If a CEO can reverse the fortunes of a loss-making, state-owned bank and see some of the profits returned to the taxpayer, just how much does he deserve to be paid?
The Royal Bank of Scotland will decide on Wednesday how much its senior directors are due in bonuses. Stephen Hester, the bank's chief executive, is due a bonus believed to be between £1.3m and £1.5m, less than the £2m he received in 2010, but still a significant sum of money in an environment of intense political pressure on bankers' remuneration.
The bank is 83% owned by the UK government after a bailout believed to have cost the taxpayer in excess of £45bn. This gives ministers significant bargaining power with the bank, as its majority shareholder, in influencing the remuneration committee's decision.
How much the chief executive deserves has become a hot button issue over the past few days. The bank has become a symbol of the failings of the banking system and the burden they placed on the taxpayer, and its previous chief executive, Fred Goodwin, has become a comic villain, much reviled in the media for his perceived greed and lack of sensitivity.
A Financial Services Authority (FSA) report into the 2008 failure of the bank said that it was poor management decisions that had led to its near-collapse.
However, since then its fortunes have turned around. RBS has been one of the better performing banks in Europe over the past year. A 40% rise in its share price added around £8bn in market value, which, as UBS analyst John-Paul Crutchley notes, translates to around £6.5bn in extra value to the UK taxpayers' stake.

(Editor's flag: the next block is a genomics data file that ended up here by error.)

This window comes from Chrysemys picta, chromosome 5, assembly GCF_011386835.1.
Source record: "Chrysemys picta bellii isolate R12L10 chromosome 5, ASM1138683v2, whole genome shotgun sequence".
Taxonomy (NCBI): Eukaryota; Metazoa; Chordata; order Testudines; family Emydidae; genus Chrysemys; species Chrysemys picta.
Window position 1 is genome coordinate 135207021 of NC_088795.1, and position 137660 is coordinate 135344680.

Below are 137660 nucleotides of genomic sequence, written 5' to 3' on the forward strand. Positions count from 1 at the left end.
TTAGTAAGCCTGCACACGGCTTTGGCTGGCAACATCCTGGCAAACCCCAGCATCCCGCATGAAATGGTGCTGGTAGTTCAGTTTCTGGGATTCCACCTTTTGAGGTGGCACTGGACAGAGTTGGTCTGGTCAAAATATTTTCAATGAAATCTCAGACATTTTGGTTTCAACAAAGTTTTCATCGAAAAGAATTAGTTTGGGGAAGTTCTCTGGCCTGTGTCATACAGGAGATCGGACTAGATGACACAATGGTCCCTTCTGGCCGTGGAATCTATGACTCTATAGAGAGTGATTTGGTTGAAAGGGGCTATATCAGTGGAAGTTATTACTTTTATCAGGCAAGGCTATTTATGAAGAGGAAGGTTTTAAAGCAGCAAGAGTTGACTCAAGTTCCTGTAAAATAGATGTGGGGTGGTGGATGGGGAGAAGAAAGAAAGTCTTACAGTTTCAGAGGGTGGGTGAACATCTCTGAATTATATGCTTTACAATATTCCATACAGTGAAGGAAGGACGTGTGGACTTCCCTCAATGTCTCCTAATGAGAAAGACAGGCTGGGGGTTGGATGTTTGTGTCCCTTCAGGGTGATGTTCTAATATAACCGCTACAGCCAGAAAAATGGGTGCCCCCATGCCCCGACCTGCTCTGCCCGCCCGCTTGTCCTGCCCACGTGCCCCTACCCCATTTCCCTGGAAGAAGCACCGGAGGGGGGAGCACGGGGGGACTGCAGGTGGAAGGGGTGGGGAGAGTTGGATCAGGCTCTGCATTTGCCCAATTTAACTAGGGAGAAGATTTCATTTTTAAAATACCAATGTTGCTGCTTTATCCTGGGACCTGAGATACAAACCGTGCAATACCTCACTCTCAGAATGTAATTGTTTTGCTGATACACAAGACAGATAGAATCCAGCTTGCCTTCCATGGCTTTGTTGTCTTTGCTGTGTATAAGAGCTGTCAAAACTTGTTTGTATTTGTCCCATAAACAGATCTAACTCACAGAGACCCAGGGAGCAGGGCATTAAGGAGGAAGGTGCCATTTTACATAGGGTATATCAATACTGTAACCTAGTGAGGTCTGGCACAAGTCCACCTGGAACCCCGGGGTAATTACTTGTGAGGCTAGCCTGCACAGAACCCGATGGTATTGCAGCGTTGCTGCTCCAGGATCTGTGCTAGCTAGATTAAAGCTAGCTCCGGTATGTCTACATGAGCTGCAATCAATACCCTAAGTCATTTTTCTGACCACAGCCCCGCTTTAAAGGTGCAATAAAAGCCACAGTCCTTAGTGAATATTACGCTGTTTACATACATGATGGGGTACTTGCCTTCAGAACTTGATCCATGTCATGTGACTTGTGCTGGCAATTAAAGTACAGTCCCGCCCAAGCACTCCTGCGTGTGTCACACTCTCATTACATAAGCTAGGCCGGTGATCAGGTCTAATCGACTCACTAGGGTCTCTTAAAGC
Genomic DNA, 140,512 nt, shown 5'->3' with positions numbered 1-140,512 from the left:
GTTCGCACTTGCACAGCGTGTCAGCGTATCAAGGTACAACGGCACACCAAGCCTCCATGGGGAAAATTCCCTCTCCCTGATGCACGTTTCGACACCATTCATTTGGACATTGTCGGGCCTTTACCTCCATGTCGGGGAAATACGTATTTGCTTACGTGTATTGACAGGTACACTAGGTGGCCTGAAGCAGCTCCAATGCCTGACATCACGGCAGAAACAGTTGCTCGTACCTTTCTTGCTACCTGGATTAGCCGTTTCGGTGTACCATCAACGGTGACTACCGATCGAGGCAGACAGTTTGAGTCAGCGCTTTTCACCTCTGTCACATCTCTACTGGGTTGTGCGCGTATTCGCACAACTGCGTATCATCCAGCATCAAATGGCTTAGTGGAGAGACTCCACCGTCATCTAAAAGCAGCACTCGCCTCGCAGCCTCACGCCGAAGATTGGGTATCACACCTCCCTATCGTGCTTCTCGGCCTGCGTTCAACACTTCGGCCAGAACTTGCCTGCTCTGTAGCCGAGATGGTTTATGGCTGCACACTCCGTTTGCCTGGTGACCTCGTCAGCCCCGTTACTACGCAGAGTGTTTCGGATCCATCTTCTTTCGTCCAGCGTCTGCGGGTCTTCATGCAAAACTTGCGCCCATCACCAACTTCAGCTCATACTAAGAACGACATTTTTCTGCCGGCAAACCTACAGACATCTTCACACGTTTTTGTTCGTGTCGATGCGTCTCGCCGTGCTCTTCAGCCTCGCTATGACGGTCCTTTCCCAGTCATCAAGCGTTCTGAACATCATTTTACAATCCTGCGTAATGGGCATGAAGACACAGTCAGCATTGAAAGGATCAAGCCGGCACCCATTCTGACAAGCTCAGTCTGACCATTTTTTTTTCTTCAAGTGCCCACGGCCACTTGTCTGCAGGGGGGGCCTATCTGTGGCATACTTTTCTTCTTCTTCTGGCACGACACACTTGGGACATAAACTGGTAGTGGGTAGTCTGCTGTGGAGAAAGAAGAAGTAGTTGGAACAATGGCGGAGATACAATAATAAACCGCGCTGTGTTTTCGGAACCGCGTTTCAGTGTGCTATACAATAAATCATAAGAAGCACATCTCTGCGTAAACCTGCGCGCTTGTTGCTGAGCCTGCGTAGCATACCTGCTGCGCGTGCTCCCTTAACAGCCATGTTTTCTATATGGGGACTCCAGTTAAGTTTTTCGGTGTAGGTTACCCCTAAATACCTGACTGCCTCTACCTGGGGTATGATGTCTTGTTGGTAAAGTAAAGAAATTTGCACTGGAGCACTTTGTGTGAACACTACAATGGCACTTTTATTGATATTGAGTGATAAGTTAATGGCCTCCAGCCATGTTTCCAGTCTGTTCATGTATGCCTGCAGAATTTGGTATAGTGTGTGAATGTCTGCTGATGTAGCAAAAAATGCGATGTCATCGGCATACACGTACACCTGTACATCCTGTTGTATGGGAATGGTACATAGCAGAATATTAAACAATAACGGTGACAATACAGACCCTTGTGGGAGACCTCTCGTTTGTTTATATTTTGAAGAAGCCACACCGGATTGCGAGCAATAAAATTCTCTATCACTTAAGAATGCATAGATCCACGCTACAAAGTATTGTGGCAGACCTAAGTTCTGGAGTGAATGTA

The company is expected to return to profitability next year, driven by the restructuring of its investment banking arm. The disposal of its "non-core" assets is also proceeding relatively smoothly, with the sale of its aircraft financing business for £4.7bn earlier in January.
"With the benefit of management clearly apparent, it seems surprising that the political establishment which, we think, should be aligned with a good investment outcome for RBS shareholders, is potentially putting this at risk by raising concerns over the CEO’s remuneration," Crutchley wrote in a research note on Wednesday morning.
The politics of executive pay have been thrust front-and-centre in recent months, with the High Pay Commission report noting the increasing discrepancy between directors and average workers, calling it "corrosive" to the economy and society at large.
David Cameron has weighed into the argument, as have senior Liberal Democrat figures, saying that bonuses and high pay without clear evidence of performance should not be tolerated. However, they have also been adamant that results should beget rewards.
Earlier in January, Lloyds chief executive Antonio Horta-Osorio declined to take a bonus after taking two months out for ill health.
Lloyds is 40% state-owned and Horta-Osorio, who oversaw a £3.25bn loss in the first three quarters of 2011, said at the time that "I believe my bonus entitlement should reflect the performance of the Group but also the tough financial circumstances that many people are facing."